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MANY FACTS IN BRIEF ABOUT THE NEGRO


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MANY FACTS IN BRIEF ABOUT THE NEGRO

[Source:] The "Quarterly" almanac, 1893 : edited by John C. Dancy, editor of A.M.E. Zion Quarterly,
Wilmington, N.C.

Ira Aldridge was the greatest tragedian yet produced by the race.

Crispus Attucks spilt the first blood in defense of American liberty.

Dr. W.B. Derrick is nicknamed "the cyclone," because of the force of his oratory.

Samuel R. Lowry, of Alabama, is a silk culturist of extensive experience and ability.

Rev. Lott Carey was the first Afro-American missionary to Africa, and did faithful work.

Rev. A.A. Whitman and Mrs. Josie D. Heard, rank among the best of our rising poets.

Editor J.W. Cromwell is possibly the best authority of the race on facts and statistics of the race.

Frederick Douglass is the most popular of living American orators on questions involving manhood rights.

Hon. D.A. Straker, Hon. John P. Green, E.H. Morris and T. McCants Stewart, hold first rank among our lawyers.

Wiley Jones, of Pine Bluff, Ark., owns a street car railroad, a race track and park, and is worth $150,000.

Bishop J.W. Hood was the first colored man assistant superintendent of Public Instruction in the country.

"Blind Tom" hasn't a superior as a pianist in the realms of the universe, and yet he is entirely self-trained.

J.D. Baltimore, of Washington, D.C., is a chief engineer and mechanician; also a machinist and inventor.

Toussaint L. Ouverture was the greatest Negro soldier, statesman and martyr the race can boast of in modern times.

E.P. McCabe was the first colored man to be elected to a State Office in Kansas, being elected auditor of that State.

Geo. W. Williams published the most exhaustive and complete history of the Negro race ever prepared, about 1882.

Nat Turner and Denmark Veazie, both of Virginia, were the first colored men to strike the blow for the liberty of the slaves.

Robert Brown Elliott was universally regarded as the ablest and most eloquent Negro who ever occupied a seat in Congress.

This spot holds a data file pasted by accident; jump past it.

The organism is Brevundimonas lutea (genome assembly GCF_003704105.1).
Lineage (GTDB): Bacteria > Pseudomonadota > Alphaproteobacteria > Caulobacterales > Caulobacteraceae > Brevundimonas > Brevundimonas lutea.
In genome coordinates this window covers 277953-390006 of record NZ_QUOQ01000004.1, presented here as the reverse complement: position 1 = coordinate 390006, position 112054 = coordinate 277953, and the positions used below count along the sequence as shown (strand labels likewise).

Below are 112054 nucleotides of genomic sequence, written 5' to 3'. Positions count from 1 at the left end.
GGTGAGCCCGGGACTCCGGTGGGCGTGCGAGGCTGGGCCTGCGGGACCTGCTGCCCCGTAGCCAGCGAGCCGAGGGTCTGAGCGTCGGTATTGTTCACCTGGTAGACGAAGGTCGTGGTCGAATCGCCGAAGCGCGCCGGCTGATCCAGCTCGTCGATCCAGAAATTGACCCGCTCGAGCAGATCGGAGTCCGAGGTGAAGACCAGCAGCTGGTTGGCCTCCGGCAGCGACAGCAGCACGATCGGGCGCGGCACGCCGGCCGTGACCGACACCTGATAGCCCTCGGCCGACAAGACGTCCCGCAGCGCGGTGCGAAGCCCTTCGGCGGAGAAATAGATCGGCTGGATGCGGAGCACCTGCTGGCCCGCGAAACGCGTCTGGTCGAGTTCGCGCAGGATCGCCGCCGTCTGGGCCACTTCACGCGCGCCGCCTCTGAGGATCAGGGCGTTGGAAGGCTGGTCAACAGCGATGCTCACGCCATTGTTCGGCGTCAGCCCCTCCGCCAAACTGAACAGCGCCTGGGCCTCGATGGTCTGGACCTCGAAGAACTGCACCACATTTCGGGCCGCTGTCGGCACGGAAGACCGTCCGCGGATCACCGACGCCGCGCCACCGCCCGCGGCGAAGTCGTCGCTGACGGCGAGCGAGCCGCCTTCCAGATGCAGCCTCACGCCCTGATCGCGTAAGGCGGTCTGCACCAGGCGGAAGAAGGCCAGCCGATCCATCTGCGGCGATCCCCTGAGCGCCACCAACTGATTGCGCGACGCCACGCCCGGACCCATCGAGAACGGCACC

Bishop Alexander Walters is the youngest of Afro-American Bishops, and has done as much successful work as almost any of them.

Dr. Alexander Crummell is put down as the most learned of Afro-American divines. He is an able, fluent writer and impressive orator.

William Still published the completest history of the abolition movement ever given to the public in the "Underground Railroad."

Granville T. Woods is an expert electrician, mechanical engineer and manufacturer of telephones, telegraph and electrical instruments.

Rev. Augustus Tolton is the first and only native American Catholic Priest of African descent through both parents, on the continent.

Bishop H.M. Turner favors migration to Africa as a means of solving the race problem. He has been there to observe the country and likes it.

Geo. T. Downing was the trusted and close friend of the great and able statesman, Charles Summer, and was beside his bedside when he died.

J.M. Trotter, late Recorder of Deeds of the District of Columbia, wrote and published an interesting volume on "Music and Highly Musical People."

Judge M.W. Gibbs, of Arkansas, was the first colored judge in the United States, and Judge Geo. L. Ruffin, of Massachusetts, the first in a Northern State.

Alexander Dumas is the most distinguished dramatist, novelist and play-wright the race has ever produced, and ranks with the best in his line of any race.

Prof. J.M. Gregory was the first President of the National Association of Educators of Colored Youth. He is Professor of Languages at Howard University.

Solomon G. Brown, of Smithsonian Institute, is an entermologist, taxedermist and lecturer on "Insects" and "Geology." He is also a poet of considerable merit.

Inman E. Page won the prize oration at Brown University, and Garnett Morgan did the same thing at Harvard College. Both are able though modest colored men.

Prof. Richard T. Greener is a chief civil service examiner, metaphysician, lawyer and scholar, and was for quite a while secretary of the Grant monument fund.